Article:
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Art Cinema - Coral Gables Cinemateque

Knight grants help local arts groups - Miami-Dade - "EXPANDING A NONPROFIT FILM ARTS CENTER - Project: Coral Gables Art Cinema - Recipient: Coral Gables Cinemateque - Award: $150,000 - "The Coral Gables Art Cinema, built out of a parking garage on Aragon Avenue two years ago, has quickly become one of South Florida’s premiere art houses. Along with a handful of other stand-alone art movie theaters, the venue, a joint venture between the city of Coral Gables, which owns the building, and the Coral Gables Cinemateque, a nonprofit film arts organization founded by Steven Krams, proves that not every screen in town needs to feature Hollywood’s biggest hits. Robert Rosenberg, director of the two-story theater — which features an art gallery and beer and wine concessions to go along with its stadium-sized screen and its enveloping surround sound — has lofty ambitions to match his surroundings.
“We’re going to focus this grant on two different projects we’ll be doing. The first will be the South Florida Children’s Film Festival in April. We’ve been planning to do this, but this is jumpstarting it.” The three-day annual event will feature family programming in partnership with the New York International Children’s Film Festival. . . . To accomplish this, the Cinemateque aims to bring directors, screenwriters and producers to town for residencies, to present their master works and to host community talk-back sessions along with master classes. . .. "


Miami Is the Russian Riviera

Depardieu Aside, the Rich Aren’t Moving to Russia: "According to the Russian Central Bank, more than $80 billion flowed out of the country in 2011, more than twice the rate of 2010. Some say the Central Bank's numbers are artificially high. But at best, more than $36 billion left the country in 2011. Wealthy Russians have become some of the biggest buyers of real estate in New York, Miami and London. They say privately that they are concerned about political stability in the country as well as growing corruption. While the country's official tax rate is 13 percent, many wealthy Russians say they are also solicited for much higher fees for political protection. . . . . " Read more: Why Miami Is Becoming the Russian Riviera --  "Miami is one of the most beautiful locations in the world to have a first, second, third, or fourth home," Eber said. "I think a lot of people right now put their dollars into hard assets, and real estate here, I think, compares well to everywhere else in the world."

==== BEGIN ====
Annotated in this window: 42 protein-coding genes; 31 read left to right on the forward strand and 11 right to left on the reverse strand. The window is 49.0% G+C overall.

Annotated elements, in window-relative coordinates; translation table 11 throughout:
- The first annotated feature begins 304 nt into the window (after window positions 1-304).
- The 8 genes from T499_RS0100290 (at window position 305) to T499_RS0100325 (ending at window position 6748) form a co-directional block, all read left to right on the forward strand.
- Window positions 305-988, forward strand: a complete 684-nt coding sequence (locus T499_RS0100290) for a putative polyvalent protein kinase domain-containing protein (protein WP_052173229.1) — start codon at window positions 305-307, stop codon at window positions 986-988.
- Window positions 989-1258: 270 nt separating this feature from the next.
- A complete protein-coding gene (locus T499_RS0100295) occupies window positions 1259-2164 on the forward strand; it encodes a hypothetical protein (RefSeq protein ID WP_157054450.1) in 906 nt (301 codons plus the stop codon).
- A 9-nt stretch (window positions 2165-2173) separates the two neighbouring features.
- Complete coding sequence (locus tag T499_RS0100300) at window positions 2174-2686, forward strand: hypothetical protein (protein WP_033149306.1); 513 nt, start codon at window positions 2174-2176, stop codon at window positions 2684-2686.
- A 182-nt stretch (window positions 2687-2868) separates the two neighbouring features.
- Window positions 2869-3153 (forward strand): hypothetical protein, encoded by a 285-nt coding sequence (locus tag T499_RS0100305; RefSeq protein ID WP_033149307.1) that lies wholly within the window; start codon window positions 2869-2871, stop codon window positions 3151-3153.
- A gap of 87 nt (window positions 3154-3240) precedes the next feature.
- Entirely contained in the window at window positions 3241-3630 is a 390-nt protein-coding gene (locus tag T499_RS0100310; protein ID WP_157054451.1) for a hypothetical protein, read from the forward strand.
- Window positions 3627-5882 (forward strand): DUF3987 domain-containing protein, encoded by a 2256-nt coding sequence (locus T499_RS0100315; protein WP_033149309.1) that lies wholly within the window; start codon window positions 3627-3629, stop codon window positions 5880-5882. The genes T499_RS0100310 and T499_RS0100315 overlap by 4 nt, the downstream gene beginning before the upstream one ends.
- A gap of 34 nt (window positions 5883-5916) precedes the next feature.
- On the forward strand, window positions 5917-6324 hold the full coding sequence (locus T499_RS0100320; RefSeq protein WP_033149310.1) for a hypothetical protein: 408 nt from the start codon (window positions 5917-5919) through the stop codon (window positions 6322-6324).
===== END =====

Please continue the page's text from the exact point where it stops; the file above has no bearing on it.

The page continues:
The Residences at The Miami Beach EDITION

The Residences at The Miami Beach EDITION, John Pawson, world architecture news, architecture jobs: "The Residences at The Miami Beach EDITION are 26 limited edition private units set apart from anything else in Miami Beach. “There is simply nothing else like them currently in the marketplace. We tried to capture the details of life in the details of the architecture,” says Ian Schrager, the developer behind Miami’s latest residential scheme. All with commanding panoramic views, each of these sophisticated and stylish ‘Homes in the Sky’ is a one-of-a-kind, custom one-off and different from the other. Designed by world-renowned architect John Pawson . . . "


Art and Real Estate in Miami